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Article
October 1938

PSORIASIS OF THE NAILS

Author Affiliations

BOSTON

From the Department of Dermatology and Syphilology of the Massachusetts General Hospital, C. Guy Lane, M.D., Chief.

Arch Derm Syphilol. 1938;38(4):583-594. doi:10.1001/archderm.1938.01480160075008
Abstract

Ungual lesions of psoriasis occur often enough to be worthy of serious consideration. When the process as a whole ceases to progress and no new ungual damage appears, an average minimum of one hundred and twenty days is still required for existing blemishes to grow out and be cut off. Ungual changes are among the most conspicuous of conditions affecting the cutaneous appendages and may be of great aid in the diagnosis of psoriasis. One of the most notable features of psoriatic nails observed in the series of cases to be reported has been the changes in color, which will be emphasized later.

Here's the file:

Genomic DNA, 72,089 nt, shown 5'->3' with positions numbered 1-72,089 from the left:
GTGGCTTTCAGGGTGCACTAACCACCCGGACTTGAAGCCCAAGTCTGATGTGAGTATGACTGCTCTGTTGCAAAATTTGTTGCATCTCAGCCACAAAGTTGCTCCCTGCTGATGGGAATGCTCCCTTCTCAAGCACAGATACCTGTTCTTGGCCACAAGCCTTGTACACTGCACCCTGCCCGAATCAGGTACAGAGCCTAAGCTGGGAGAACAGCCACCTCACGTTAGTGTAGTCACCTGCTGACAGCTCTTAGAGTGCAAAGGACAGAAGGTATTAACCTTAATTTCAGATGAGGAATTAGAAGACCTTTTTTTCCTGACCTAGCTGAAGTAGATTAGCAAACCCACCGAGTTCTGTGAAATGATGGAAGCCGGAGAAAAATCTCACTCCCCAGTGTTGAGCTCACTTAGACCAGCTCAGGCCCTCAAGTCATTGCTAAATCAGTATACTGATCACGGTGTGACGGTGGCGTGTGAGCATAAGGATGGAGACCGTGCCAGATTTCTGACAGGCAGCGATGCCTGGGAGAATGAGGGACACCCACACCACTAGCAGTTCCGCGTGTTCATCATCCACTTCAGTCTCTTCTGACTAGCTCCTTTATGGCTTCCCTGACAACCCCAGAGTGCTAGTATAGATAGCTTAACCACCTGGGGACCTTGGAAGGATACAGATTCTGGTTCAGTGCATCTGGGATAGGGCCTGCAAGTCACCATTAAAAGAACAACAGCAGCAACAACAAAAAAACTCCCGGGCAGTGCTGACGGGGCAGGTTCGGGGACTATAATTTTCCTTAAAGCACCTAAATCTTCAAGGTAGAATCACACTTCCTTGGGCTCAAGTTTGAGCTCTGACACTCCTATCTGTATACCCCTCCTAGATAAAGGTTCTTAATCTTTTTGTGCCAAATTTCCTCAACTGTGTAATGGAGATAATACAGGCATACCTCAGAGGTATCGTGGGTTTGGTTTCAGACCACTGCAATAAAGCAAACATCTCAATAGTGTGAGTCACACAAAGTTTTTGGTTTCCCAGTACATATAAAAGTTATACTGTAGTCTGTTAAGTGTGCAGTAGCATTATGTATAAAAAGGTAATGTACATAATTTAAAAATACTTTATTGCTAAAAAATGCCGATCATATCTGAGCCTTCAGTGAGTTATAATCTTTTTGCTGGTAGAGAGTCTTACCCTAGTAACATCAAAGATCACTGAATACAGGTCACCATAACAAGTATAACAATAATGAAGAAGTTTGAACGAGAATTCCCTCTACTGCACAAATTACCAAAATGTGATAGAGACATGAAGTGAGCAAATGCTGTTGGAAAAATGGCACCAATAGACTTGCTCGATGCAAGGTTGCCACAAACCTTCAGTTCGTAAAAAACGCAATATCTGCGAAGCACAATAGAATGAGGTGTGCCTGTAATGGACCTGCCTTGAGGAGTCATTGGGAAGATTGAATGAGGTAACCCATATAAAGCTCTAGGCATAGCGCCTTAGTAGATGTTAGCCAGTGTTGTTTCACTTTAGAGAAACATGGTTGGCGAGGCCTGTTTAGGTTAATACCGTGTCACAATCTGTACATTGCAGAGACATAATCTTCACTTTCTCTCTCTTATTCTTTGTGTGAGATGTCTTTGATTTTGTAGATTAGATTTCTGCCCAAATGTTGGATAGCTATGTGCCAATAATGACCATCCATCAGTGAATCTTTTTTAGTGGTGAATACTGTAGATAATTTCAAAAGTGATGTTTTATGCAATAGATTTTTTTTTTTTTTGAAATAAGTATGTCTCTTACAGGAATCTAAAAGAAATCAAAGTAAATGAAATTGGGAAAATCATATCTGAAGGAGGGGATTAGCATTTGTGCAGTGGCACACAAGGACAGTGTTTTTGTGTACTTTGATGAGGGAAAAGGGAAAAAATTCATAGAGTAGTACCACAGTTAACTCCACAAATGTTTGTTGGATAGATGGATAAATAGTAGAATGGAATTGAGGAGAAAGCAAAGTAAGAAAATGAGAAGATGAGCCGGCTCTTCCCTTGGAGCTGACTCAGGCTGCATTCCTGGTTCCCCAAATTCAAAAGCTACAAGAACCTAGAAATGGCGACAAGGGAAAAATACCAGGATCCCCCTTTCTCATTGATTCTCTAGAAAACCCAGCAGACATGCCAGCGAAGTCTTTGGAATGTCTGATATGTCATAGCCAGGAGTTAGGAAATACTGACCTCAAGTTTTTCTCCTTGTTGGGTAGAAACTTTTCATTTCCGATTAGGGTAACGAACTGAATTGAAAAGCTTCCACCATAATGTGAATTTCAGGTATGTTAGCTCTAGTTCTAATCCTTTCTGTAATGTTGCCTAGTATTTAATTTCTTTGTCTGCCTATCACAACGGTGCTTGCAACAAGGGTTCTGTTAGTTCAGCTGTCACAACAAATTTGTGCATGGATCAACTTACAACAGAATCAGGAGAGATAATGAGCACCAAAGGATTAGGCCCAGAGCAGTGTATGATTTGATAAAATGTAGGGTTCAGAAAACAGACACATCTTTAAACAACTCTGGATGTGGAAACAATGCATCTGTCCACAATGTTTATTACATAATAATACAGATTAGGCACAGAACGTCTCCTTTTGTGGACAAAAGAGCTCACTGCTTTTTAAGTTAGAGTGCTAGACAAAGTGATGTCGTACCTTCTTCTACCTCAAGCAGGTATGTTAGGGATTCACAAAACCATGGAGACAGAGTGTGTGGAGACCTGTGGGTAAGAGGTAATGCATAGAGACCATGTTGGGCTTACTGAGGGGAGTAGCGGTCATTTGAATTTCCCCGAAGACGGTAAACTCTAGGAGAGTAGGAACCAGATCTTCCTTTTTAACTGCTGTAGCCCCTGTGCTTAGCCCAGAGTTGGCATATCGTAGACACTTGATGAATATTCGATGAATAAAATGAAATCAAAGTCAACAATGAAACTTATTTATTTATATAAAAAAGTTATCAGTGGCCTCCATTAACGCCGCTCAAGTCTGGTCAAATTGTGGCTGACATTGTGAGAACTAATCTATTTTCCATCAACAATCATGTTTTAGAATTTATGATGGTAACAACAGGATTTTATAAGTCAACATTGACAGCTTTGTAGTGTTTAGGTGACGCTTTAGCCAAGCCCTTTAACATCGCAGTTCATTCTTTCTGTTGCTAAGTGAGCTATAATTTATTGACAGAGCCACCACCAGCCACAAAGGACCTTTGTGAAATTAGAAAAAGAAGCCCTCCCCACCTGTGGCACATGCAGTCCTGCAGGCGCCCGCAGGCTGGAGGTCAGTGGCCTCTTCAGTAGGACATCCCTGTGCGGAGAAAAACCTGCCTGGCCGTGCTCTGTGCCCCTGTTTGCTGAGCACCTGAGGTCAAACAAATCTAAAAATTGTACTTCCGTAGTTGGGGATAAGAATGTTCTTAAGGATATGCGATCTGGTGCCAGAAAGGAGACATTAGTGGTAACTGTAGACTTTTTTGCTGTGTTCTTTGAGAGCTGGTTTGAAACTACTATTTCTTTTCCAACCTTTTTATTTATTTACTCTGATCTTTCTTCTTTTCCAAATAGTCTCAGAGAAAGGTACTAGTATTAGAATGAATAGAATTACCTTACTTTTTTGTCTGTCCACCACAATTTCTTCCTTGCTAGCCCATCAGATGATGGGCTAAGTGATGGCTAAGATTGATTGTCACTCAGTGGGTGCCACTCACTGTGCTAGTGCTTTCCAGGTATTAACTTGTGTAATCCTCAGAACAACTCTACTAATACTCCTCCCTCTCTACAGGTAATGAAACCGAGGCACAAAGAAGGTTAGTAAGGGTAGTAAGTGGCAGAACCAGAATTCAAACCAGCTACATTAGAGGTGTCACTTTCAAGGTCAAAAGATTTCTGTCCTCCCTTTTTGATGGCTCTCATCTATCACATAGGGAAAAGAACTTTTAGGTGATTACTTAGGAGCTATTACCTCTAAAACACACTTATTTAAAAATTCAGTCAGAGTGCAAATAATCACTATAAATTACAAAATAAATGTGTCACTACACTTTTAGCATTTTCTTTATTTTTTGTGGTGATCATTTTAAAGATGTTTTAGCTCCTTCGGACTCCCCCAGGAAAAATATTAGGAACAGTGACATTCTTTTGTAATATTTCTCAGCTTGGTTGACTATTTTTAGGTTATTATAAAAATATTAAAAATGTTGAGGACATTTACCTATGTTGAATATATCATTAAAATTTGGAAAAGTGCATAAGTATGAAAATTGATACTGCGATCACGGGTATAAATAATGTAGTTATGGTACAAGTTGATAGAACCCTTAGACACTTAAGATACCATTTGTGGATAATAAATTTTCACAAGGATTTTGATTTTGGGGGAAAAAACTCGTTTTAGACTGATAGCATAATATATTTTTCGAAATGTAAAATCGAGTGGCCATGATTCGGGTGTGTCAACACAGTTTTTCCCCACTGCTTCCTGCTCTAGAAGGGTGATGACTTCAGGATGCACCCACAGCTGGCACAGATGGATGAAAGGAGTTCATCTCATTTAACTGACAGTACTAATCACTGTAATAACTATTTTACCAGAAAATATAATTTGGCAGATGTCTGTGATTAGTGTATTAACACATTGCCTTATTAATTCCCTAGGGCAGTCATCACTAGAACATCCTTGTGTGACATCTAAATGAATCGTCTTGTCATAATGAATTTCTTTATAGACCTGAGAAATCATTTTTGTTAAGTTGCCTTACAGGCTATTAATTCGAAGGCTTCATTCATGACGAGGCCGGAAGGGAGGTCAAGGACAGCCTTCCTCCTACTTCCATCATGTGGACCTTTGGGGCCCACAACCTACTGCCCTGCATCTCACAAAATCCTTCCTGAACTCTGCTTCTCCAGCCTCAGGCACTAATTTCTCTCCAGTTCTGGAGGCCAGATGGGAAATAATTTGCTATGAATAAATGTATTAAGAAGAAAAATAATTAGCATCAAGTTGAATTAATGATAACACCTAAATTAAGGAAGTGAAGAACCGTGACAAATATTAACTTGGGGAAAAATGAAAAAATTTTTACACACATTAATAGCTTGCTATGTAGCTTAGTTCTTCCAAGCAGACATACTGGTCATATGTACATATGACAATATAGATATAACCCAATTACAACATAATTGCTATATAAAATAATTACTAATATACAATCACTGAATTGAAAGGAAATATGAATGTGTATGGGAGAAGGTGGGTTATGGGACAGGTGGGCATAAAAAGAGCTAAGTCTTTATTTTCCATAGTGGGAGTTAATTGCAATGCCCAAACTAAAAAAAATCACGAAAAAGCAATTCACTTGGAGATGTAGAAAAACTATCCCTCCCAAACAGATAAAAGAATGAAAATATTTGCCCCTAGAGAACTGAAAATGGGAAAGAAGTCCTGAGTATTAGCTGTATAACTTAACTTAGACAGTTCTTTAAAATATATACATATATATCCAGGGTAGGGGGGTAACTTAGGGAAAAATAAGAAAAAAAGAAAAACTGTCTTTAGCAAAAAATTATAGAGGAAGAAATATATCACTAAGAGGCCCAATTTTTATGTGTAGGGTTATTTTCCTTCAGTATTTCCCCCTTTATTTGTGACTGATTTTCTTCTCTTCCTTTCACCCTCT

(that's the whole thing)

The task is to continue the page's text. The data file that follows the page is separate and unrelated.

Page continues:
LITERATURE  One of the most interesting early references to psoriatic ungual changes appeared in Willan's1 treatise on cutaneous diseases in 1809:The Psoriasis Unguium sometimes occurs alone, but it is usually connected with scaly patches on the arms, hands, etc. In some cases, the nails from

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